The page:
Information on crop yield is important for food security, in particular under the conditions of climate change and growing population worldwide. We developed a new fully distributed, high spatial resolution, model of biomass accumulation and crop yield applicable to a highly heterogeneous desert-oasis agroecosystem. The bulk of required input data is obtained by retrieving pixel-wise biogeophysical variables from a suite of very diverse satellite data. Both temperature and water stress conditions at field-scale are given full consideration, while the model was designed to strike a balance between model applicability and satisfactory characterization of the heterogeneous desert-oasis system to estimate field-scale yield. The development of this model relies on three main innovations. First, the start and end of the growing season were estimated for each pixel by calibrating the high spatial and temporal resolution observations of Normalized Difference Vegetation Index (NDVI) by Sentinal-2 (S2) MSI (Multi-Spectral Instrument) against limited local phenological information. Second, to monitor crop water stress, account taken of irrigation, a process-based water and energy balance model was applied to estimate the actual evapotranspiration (ET). This requires knowledge of soil water availability, which is characterized by downscaling the ASCAT (Advanced SCATterrometer) soil moisture data product. To capture the dominant features of the eco-hydrological conditions in the desert and oasis agroecosystem, ET was further downscaled from the 1 km resolution. Third, likewise the water stress indicator, the air temperature stress indicator was mapped after characterizing the thermal contrast and heterogeneity of the desert-oasis system, by generating time series of air temperature at 1 km spatial resolution using the MODIS (Moderate Resolution Imaging Spectroradiometer) Land Surface Temperature (LST) data product. In the temporal dimension, gaps were mitigated by applying time series analysis techniques to reconstruct cloud-free time series of LST, NDVI, fAPAR and albedo. These innovations add up to a high resolution characterization of crop response to the geospatial variability of weather and climate forcing in the desert-oasis agroecosystem. The model was applied to the dominant crops, i.e., spring wheat, maize, sunflower, and melon, in the oases of the Shiyang River Basin (northwestern China) characterized by a rather fragmented land use. The high resolution of pixel-wise ecohydrological parameters, i.e., crop phenology, temperature stress and water stress factors successfully reflect differences of crops with different phenology and location in the oases. The relative errors for wheat and maize yields compared to the census data are less than 5% at district level. At the county level, the relative errors of wheat yields of Liangzhou, Minqin, Gulang, Jinchuan, and Yongchang equal to 0.87%, 24.2%, 9.7%, 12.5%, and 7.2%. For maize, the dominant crop, the error on estimated yields was less than 5%, except in Gulang. The relative error on estimated yield for sunflower was less than 10% compared to agricultural census data. The relative error on estimated melon yield was 16%. This performance highlights the applicability of the model to estimate field-scale yields in agroecosystems characterized by fragmented land use.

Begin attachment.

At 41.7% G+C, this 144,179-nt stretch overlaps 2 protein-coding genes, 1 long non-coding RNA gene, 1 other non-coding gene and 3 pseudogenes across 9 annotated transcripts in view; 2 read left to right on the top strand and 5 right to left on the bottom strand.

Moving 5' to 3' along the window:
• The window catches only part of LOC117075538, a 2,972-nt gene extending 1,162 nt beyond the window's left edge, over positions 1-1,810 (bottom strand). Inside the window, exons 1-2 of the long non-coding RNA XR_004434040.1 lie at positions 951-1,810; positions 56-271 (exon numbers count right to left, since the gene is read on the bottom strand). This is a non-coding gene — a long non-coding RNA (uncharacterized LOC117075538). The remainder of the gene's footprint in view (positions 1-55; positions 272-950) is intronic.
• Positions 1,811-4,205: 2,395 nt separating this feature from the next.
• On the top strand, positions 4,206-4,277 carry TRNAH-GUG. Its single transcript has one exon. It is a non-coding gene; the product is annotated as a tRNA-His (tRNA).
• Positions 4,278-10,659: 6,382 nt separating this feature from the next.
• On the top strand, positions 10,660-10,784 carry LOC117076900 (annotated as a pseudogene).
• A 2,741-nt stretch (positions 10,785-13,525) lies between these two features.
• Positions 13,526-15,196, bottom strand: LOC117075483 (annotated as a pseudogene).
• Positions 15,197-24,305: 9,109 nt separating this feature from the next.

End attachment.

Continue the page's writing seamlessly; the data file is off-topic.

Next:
- Crop yield estimation
- Heterogeneous agroecosystem
- High resolution
- Multi-source remote sensing data